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What is a responable expense ratio for a mutual fund? What is a number that is to high and i should stay away from? I just trying to see what is a good range for an expense ratio for a mutual fund.
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The "average" expense ratio for a fund will vary widely based on the type of fund it is. An index fund will have a much lower expense ration than an actively managed fund. Global/international funds will have higher expense ratios. Different share classes of the same fund will ahve different expense ratios. In many (especially larger) 401(k) plans, the funds available may include institutionally priced (lower) funds... Check out Morningstar (or others) that will provide you with the category average, or ranking for various funds.

What's "reasonable" is a different matter entirely. If a fund returns 100% per year (yea, right), I wouldn't mind paying a 500 basis point (5%)expense ratio. If it returns a more normal return, I would expect the expenses to be more normal.
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got it. thanks
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I believe that I read the "average" ER for common mutual funds is about 1.4%, but, as the prior response indicated there are many variables. I invest mostly in index funds from Vanguard so my funds have ERs in the vicinity of 0.15%. Vanguard's actively managed funds would probably be in the area of 0.7%.
Lower is obviously better, but, sometimes there are other controlling reasons and availability. In most cases anything above 1.5% would cause me concern.

Bob
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I agree with what is posted above, but keep in mind an actively managed fund claims that it needs more money to hire the best stock pickers and support them with adequate staff and research. So they have an annual budget for these expenses which gets shared by all of the shares in the mutual fund.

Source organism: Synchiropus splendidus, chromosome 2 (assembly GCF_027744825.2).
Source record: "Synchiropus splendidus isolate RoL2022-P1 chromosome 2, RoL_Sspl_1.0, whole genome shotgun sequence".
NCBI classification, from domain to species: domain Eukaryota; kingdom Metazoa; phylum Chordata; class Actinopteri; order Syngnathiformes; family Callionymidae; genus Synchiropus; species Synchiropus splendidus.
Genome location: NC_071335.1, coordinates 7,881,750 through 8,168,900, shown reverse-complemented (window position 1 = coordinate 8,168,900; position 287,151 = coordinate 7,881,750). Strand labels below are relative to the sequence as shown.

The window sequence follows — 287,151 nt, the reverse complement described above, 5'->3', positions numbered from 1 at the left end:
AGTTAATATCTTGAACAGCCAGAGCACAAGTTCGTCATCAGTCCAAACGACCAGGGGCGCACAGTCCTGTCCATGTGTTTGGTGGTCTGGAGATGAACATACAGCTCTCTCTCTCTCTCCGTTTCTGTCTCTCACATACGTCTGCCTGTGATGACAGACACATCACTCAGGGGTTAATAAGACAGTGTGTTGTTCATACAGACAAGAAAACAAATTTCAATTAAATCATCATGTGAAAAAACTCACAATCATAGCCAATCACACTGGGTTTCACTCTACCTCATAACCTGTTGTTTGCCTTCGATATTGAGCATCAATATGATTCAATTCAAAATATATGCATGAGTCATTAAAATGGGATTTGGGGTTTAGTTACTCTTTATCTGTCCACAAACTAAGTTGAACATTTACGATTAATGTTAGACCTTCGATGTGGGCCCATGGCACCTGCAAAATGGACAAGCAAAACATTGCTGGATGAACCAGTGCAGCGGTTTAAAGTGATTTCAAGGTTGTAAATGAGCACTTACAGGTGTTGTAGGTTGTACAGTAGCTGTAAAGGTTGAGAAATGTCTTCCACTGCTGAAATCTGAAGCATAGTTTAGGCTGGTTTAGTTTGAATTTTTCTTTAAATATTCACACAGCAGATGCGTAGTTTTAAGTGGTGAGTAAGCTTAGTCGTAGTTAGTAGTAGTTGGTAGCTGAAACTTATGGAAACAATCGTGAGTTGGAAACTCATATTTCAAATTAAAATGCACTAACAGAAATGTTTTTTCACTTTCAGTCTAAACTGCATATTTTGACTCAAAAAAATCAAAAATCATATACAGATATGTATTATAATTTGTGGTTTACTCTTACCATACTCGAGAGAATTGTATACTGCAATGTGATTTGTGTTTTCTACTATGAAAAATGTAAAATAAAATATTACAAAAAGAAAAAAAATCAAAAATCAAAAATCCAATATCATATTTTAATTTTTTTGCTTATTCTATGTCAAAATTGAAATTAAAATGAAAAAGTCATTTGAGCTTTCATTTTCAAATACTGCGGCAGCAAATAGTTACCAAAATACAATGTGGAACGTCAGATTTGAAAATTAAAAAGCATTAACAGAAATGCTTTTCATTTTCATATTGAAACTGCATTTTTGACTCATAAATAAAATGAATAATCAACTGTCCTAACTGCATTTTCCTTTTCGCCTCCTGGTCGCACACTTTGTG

You then expect that a very large mutual fund gets by with a lower expense ratio, because it has many outstanding shares. A smaller competing fund can be forced to cut corners and may still have to charge a higher expense ratio.

Similarly highly specialized funds that appeal to a small select group may have higher expense ratios.

But then there are the sector funds that invest in a fixed collection of stocks with little management. Too often they have high expense ratios, and share holders are getting gouged. It's not worth it.

Some note that small cap funds also have the problem that they cannot take large positions in these small stocks. Hence, they have more research to do, more paperwork, and more expenses.

The bottom line is if you pay more than average expense ratio, make sure you get better than average performance, because index funds are still inexpensive. They are preferred unless some manager can consistently outperform their indexes.
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